T’is the season for holiday parties, activities and late nights, which can make staying on top of your health a challenge. Read below for some tips and tricks to help you and your family stay on track or watch here:
Prevent over indulging over the holiday season by eating something healthy and balanced prior to going to a holiday party or event. A balanced snack should contain protein, healthy fats and fiber. For all the parents out there, remember to model healthy eating over the holidays – your kids will mimic your behavior.
- Energy Bites (swap for sunflower butter if you’re in a peanut-free household)
- Parfait: Granola, plain yogurt, fruit
- Apple and handful of nuts
- Smoothie: 2 cup milk or non-dairy milk + 1 banana + 1 cup frozen berries + 1 cup frozen spinach+ 1 tsp cinnamon + 1 tsp psyllium + 2-3 ice cubes. Blend & enjoy (serves 2)!
- Bar: LARA, Elevate Me, GoMacro or Simply Protein
Lack of hydration (or dehydration) can manifest as an increase in appetite. To stay hydrated, limit sugary seasonal drinks (hot chocolate, apple cider, eggnog) and instead fuel your immune system by hydrating with water. Try making fruit infused water or adding TRUE lemon or lime to water to enhance your water’s palatability.
Ditch the store bought sweets and treats which are often high in saturated fat and sugar, and low in fibre. Instead, try making healthy recipe substitutions to make your treat more nourishing. Remember that healthy eating can include sweets and treats; just remember to include them in moderation. Try these healthier alternatives to your typical store bought desserts:
- Instead of making cookies try using Christmas cookie cutters to punch out festive shapes in pineapple or watermelon. Decorate fruit cut outs with yogurt, raisins and dark chocolate.
- Try cutting down on the sugar you add to recipes by 1/3, or substitute sugar for a fruit puree (ex. applesauce).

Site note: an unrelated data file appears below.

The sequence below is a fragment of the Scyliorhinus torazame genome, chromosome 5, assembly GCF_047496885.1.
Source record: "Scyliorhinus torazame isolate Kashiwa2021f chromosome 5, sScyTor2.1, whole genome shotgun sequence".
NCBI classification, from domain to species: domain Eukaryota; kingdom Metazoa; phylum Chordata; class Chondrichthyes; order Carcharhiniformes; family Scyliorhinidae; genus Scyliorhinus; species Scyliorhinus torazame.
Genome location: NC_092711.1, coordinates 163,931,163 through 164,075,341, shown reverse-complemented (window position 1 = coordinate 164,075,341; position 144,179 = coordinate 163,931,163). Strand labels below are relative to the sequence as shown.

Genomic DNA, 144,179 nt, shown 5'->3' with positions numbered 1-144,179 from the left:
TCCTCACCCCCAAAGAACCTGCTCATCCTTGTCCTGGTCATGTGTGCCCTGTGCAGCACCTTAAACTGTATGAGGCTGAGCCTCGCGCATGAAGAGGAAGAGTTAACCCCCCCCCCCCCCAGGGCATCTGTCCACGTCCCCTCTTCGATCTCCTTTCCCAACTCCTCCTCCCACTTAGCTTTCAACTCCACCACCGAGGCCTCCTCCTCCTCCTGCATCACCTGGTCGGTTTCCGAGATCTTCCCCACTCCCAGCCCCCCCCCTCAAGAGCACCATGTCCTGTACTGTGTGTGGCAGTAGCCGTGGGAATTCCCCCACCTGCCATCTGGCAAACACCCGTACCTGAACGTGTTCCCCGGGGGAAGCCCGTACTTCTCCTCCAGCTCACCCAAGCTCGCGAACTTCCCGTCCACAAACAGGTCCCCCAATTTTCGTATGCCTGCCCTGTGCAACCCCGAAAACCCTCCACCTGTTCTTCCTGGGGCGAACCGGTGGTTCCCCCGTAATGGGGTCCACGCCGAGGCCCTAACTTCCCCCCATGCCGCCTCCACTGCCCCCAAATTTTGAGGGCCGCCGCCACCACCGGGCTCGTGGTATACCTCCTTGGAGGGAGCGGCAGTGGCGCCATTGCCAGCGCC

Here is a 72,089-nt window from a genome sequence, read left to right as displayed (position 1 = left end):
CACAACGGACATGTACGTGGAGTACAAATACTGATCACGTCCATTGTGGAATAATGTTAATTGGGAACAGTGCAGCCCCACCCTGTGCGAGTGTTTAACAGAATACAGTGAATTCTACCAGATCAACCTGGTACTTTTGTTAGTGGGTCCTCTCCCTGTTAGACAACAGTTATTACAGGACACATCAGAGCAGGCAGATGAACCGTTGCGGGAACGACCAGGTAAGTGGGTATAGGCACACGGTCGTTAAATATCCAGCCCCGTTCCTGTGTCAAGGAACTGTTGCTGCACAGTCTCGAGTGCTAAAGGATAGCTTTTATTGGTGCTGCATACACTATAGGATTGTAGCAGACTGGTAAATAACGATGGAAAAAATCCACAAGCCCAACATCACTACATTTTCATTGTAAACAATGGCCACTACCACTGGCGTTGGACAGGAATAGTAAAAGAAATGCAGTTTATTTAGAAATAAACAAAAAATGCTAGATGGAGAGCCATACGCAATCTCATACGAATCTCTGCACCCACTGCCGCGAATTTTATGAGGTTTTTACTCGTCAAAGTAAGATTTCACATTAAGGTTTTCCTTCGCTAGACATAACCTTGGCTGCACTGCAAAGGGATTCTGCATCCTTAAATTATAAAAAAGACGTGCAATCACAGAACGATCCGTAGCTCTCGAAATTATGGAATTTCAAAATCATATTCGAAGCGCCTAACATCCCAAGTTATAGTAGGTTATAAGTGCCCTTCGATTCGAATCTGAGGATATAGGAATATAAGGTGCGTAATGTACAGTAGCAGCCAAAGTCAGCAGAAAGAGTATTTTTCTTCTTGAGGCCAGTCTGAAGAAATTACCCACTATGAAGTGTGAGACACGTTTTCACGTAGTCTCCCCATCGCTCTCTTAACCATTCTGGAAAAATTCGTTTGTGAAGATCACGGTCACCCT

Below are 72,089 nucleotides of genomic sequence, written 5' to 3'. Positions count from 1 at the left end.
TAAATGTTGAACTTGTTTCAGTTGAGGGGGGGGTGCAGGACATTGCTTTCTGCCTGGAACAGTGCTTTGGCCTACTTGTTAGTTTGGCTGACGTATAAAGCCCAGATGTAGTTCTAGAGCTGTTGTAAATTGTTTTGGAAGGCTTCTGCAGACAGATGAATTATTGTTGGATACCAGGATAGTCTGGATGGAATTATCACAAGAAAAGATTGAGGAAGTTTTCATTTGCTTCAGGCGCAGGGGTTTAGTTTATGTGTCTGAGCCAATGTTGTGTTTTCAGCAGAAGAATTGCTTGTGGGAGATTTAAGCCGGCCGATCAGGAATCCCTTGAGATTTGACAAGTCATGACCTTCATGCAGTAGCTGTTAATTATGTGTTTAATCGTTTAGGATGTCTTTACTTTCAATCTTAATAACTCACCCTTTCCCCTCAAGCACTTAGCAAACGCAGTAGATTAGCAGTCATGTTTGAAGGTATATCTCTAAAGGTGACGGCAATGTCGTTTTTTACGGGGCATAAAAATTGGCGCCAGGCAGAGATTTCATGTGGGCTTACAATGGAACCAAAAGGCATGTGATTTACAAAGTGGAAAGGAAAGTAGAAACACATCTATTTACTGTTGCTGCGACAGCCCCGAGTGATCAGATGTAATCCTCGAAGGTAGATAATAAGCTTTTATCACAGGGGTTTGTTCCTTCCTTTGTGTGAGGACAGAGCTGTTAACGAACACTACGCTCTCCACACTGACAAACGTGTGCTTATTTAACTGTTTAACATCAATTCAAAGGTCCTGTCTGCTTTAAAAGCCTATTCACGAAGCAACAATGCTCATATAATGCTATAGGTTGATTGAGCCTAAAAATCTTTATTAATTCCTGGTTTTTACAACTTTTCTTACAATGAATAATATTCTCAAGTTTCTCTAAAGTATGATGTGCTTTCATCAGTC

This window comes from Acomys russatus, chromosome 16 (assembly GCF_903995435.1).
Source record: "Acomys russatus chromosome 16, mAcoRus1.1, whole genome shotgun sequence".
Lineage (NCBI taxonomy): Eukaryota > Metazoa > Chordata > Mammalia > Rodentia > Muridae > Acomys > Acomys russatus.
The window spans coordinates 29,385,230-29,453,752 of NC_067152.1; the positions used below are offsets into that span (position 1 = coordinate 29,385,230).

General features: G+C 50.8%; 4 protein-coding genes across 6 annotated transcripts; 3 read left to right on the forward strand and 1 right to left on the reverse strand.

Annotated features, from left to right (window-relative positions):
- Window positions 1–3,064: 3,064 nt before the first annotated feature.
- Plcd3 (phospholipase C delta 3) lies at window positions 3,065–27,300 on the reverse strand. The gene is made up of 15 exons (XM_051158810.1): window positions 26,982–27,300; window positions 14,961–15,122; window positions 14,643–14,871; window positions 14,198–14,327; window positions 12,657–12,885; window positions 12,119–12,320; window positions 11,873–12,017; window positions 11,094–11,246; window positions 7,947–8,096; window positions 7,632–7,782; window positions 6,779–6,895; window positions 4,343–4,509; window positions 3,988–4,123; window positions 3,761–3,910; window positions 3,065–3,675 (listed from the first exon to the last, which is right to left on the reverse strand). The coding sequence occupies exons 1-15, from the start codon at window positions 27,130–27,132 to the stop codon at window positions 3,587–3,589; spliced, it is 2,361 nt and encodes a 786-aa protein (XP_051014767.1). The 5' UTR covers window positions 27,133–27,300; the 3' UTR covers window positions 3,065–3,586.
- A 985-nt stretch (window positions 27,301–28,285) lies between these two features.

- Boost the fibre content of your treat by adding beans or lentils to your baking; check out lentils.org or the “Spilling the Beans” cookbook for some great recipes, or try these lentil barley berry muffins!
- Swap out ½ white flour for whole grain flour – you’ll get a big boost in fibre and B vitamins.
Limit your alcohol intake
The Canadian Cancer guidelines recommend limiting alcohol to 2 standard drinks for men, and 1 standard drink for women, consecutively per day. A standard drink is 1.5 oz hard alcohol, 12 oz beer, or 5 oz of wine. Some additional tips to cut down on alcohol consumed over the holidays:
- Choose narrow glassware over wide bottomed glassware.
- Weave in glasses of water (alternate between one alcoholic drink and one glass of water)
- Use your non-dominant hand to drink alcohol.
- Have a wine spritzer: add ice or soda water to your wine to make your drink last longer and reduce calories.
- Sip, don’t shoot, alcohol.
- Limit drinks that contain pop or sugary syrups.
Ditch the “all or nothing” mentality when it comes to holiday foods and practice mindful eating. Use all the senses to choose food(s) that are both satisfying and nourishing. Acknowledge responses to food (likes, dislikes, or “so-so”s) without judgment, and become aware of physical hunger and satiety cues to guide decisions about when to begin and end eating. If you’re interested in learning more about mindful eating book an appointment with your dietitian!
Fill your holiday season with non-food holiday activities. Examples include skating, tobogganing, skiing, snowshoeing, reading a Christmas book, craft projects and/or board games. Entertain your body and mind with activity while taking the emphasis off the treats!